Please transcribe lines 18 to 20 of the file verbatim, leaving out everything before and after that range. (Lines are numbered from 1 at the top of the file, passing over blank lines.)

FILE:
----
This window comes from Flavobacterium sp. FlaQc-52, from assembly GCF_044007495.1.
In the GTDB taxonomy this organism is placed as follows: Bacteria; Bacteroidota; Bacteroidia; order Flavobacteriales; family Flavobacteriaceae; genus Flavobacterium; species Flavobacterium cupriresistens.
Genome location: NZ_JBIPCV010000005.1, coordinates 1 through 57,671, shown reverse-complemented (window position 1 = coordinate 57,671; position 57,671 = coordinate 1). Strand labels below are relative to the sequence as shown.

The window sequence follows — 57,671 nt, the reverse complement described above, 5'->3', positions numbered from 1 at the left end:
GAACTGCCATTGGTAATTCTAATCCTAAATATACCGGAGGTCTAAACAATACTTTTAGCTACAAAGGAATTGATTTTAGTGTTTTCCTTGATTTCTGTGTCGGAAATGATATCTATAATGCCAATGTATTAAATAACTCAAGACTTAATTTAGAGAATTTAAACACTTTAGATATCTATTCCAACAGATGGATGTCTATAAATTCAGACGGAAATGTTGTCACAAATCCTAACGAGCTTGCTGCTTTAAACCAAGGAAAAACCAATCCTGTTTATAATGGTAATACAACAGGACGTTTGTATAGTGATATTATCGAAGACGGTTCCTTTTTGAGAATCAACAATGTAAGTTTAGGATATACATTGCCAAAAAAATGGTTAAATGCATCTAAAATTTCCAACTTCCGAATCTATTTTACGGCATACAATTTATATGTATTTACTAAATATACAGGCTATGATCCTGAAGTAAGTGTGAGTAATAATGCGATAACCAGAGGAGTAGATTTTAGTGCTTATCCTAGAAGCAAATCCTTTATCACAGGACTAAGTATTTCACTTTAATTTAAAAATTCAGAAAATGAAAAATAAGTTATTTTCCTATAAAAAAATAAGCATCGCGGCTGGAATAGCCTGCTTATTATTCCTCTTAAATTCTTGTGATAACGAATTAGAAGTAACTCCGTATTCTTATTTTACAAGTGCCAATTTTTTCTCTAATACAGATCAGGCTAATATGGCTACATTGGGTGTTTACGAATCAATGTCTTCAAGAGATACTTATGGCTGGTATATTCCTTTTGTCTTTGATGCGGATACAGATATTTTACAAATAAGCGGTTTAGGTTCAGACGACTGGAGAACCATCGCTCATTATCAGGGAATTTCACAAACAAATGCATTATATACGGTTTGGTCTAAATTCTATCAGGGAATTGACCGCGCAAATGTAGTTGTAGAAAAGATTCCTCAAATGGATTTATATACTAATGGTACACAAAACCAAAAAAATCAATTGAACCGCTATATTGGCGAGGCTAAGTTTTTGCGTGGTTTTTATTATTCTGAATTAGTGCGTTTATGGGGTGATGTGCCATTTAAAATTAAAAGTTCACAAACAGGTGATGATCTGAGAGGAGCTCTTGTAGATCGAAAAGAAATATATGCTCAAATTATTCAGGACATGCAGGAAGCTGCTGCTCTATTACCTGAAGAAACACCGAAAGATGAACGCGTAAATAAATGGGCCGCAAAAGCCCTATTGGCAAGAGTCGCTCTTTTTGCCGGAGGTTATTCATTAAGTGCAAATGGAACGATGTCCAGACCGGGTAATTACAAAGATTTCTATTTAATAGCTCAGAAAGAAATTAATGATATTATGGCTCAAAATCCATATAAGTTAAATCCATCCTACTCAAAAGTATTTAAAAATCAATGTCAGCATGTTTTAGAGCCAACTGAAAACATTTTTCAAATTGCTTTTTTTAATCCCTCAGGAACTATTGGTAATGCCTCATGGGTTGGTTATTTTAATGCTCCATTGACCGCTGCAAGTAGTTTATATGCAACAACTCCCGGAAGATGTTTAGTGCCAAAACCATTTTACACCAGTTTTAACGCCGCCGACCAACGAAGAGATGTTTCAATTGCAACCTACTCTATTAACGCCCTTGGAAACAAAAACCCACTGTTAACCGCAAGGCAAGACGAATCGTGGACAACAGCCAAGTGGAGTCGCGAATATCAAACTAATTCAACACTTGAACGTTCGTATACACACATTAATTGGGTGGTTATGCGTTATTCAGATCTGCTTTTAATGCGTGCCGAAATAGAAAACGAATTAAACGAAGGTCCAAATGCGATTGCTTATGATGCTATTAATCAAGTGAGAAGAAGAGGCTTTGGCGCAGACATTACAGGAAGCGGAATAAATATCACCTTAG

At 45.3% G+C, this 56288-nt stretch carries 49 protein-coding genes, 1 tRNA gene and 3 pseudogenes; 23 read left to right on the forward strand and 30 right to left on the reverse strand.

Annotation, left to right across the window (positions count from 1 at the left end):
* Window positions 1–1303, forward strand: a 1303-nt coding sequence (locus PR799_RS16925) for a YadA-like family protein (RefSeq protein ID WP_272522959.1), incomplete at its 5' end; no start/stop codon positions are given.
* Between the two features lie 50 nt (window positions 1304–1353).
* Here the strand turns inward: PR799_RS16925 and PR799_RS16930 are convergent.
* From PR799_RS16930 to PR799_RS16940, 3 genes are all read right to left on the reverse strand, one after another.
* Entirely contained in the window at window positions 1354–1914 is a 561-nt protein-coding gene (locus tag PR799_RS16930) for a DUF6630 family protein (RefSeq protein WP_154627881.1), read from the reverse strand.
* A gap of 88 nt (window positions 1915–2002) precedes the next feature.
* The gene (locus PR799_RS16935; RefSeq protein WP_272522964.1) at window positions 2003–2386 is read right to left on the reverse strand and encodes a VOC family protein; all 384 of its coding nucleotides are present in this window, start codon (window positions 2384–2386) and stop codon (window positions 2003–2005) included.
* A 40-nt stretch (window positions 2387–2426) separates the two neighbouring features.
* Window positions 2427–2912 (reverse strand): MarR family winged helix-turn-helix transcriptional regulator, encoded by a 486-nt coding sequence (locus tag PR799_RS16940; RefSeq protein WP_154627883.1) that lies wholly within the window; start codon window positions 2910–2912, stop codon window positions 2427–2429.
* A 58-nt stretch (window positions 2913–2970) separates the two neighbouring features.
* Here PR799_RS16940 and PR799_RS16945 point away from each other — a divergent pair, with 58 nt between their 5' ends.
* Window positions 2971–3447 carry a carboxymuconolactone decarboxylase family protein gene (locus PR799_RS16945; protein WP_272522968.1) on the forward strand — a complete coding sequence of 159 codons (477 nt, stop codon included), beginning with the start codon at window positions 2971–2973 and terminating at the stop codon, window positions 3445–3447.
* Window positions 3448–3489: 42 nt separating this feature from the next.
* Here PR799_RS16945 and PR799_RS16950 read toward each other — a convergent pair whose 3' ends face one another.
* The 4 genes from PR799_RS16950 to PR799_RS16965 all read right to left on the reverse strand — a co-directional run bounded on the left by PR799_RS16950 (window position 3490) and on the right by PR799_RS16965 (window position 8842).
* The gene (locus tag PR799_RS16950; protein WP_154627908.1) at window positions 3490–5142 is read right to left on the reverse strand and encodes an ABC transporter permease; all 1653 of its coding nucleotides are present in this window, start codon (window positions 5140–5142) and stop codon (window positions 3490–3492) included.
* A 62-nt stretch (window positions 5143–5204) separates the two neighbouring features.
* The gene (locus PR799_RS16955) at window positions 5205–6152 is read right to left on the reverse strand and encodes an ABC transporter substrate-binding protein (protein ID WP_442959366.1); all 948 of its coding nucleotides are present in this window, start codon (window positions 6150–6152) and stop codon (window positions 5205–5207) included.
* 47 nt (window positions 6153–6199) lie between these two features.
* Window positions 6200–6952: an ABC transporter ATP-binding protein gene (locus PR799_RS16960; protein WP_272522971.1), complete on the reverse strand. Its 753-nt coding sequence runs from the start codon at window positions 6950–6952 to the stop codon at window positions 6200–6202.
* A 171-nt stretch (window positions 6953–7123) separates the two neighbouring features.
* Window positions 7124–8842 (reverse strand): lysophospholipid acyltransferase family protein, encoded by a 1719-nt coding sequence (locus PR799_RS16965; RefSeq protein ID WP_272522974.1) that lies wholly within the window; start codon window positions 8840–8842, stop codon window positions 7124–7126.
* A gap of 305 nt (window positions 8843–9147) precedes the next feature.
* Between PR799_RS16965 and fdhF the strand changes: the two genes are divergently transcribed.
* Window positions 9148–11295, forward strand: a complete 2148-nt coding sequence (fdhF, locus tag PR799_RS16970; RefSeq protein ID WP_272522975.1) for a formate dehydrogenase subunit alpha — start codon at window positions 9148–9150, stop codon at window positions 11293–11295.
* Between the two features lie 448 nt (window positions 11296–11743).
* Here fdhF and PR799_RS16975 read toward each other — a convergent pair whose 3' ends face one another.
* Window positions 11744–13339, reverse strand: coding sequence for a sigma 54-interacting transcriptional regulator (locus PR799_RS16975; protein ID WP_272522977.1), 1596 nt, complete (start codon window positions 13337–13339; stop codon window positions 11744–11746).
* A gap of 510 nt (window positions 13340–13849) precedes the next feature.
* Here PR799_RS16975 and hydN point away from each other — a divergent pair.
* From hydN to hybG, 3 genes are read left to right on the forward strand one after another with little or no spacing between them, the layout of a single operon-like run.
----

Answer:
* Here PR799_RS16940 and PR799_RS16945 point away from each other — a divergent pair, with 58 nt between their 5' ends.
* Window positions 2971–3447 carry a carboxymuconolactone decarboxylase family protein gene (locus PR799_RS16945; protein WP_272522968.1) on the forward strand — a complete coding sequence of 159 codons (477 nt, stop codon included), beginning with the start codon at window positions 2971–2973 and terminating at the stop codon, window positions 3445–3447.
* Window positions 3448–3489: 42 nt separating this feature from the next.